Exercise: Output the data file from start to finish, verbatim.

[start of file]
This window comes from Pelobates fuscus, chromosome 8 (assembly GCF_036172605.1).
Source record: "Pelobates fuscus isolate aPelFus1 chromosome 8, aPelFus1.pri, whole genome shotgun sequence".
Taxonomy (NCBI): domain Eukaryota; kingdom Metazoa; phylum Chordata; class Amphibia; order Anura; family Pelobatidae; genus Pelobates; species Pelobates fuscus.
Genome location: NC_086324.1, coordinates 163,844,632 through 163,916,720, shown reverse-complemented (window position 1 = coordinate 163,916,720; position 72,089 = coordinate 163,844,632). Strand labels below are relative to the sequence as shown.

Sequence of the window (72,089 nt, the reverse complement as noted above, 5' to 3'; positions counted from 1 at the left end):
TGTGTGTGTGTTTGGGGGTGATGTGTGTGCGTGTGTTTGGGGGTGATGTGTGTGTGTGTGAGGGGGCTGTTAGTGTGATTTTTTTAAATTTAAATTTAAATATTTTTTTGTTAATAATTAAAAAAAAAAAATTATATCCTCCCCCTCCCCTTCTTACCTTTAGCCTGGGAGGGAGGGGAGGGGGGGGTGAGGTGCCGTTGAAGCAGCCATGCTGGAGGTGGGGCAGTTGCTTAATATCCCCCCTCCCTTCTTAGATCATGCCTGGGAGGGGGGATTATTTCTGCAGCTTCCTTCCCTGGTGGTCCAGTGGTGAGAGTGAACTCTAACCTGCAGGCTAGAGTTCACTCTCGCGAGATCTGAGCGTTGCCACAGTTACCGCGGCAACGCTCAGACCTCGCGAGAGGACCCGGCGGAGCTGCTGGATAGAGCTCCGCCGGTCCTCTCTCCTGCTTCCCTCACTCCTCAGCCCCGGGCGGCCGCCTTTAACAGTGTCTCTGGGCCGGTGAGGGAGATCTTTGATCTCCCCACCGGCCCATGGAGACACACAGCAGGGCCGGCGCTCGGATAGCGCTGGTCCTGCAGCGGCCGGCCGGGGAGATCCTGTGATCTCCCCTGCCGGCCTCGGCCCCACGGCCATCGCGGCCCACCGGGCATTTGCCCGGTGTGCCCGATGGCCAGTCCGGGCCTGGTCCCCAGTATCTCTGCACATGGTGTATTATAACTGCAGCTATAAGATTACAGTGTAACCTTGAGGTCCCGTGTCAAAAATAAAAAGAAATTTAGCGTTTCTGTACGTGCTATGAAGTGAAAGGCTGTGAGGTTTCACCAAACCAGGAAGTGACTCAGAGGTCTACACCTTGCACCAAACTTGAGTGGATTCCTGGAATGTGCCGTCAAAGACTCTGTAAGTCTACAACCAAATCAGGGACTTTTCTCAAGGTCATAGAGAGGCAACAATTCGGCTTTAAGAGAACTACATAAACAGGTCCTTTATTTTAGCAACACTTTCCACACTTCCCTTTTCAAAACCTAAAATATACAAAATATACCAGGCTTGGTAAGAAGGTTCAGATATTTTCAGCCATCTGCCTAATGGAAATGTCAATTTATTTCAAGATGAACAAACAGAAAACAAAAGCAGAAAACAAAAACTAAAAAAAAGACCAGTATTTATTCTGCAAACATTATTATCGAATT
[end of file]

This window comes from Pelobates fuscus, chromosome 8 (assembly GCF_036172605.1).
Source record: "Pelobates fuscus isolate aPelFus1 chromosome 8, aPelFus1.pri, whole genome shotgun sequence".
Taxonomy (NCBI): domain Eukaryota; kingdom Metazoa; phylum Chordata; class Amphibia; order Anura; family Pelobatidae; genus Pelobates; species Pelobates fuscus.
Genome location: NC_086324.1, coordinates 163,844,632 through 163,916,720, shown reverse-complemented (window position 1 = coordinate 163,916,720; position 72,089 = coordinate 163,844,632). Strand labels below are relative to the sequence as shown.

Sequence of the window (72,089 nt, the reverse complement as noted above, 5' to 3'; positions counted from 1 at the left end):
TGTGTGTGTGTTTGGGGGTGATGTGTGTGCGTGTGTTTGGGGGTGATGTGTGTGTGTGTGAGGGGGCTGTTAGTGTGATTTTTTTAAATTTAAATTTAAATATTTTTTTGTTAATAATTAAAAAAAAAAAATTATATCCTCCCCCTCCCCTTCTTACCTTTAGCCTGGGAGGGAGGGGAGGGGGGGGTGAGGTGCCGTTGAAGCAGCCATGCTGGAGGTGGGGCAGTTGCTTAATATCCCCCCTCCCTTCTTAGATCATGCCTGGGAGGGGGGATTATTTCTGCAGCTTCCTTCCCTGGTGGTCCAGTGGTGAGAGTGAACTCTAACCTGCAGGCTAGAGTTCACTCTCGCGAGATCTGAGCGTTGCCACAGTTACCGCGGCAACGCTCAGACCTCGCGAGAGGACCCGGCGGAGCTGCTGGATAGAGCTCCGCCGGTCCTCTCTCCTGCTTCCCTCACTCCTCAGCCCCGGGCGGCCGCCTTTAACAGTGTCTCTGGGCCGGTGAGGGAGATCTTTGATCTCCCCACCGGCCCATGGAGACACACAGCAGGGCCGGCGCTCGGATAGCGCTGGTCCTGCAGCGGCCGGCCGGGGAGATCCTGTGATCTCCCCTGCCGGCCTCGGCCCCACGGCCATCGCGGCCCACCGGGCATTTGCCCGGTGTGCCCGATGGCCAGTCCGGGCCTGGTCCCCAGTATCTCTGCACATGGTGTATTATAACTGCAGCTATAAGATTACAGTGTAACCTTGAGGTCCCGTGTCAAAAATAAAAAGAAATTTAGCGTTTCTGTACGTGCTATGAAGTGAAAGGCTGTGAGGTTTCACCAAACCAGGAAGTGACTCAGAGGTCTACACCTTGCACCAAACTTGAGTGGATTCCTGGAATGTGCCGTCAAAGACTCTGTAAGTCTACAACCAAATCAGGGACTTTTCTCAAGGTCATAGAGAGGCAACAATTCGGCTTTAAGAGAACTACATAAACAGGTCCTTTATTTTAGCAACACTTTCCACACTTCCCTTTTCAAAACCTAAAATATACAAAATATACCAGGCTTGGTAAGAAGGTTCAGATATTTTCAGCCATCTGCCTAATGGAAATGTCAATTTATTTCAAGATGAACAAACAGAAAACAAAAGCAGAAAACAAAAACTAAAAAAAAGACCAGTATTTATTCTGCAAACATTATTATCGAATT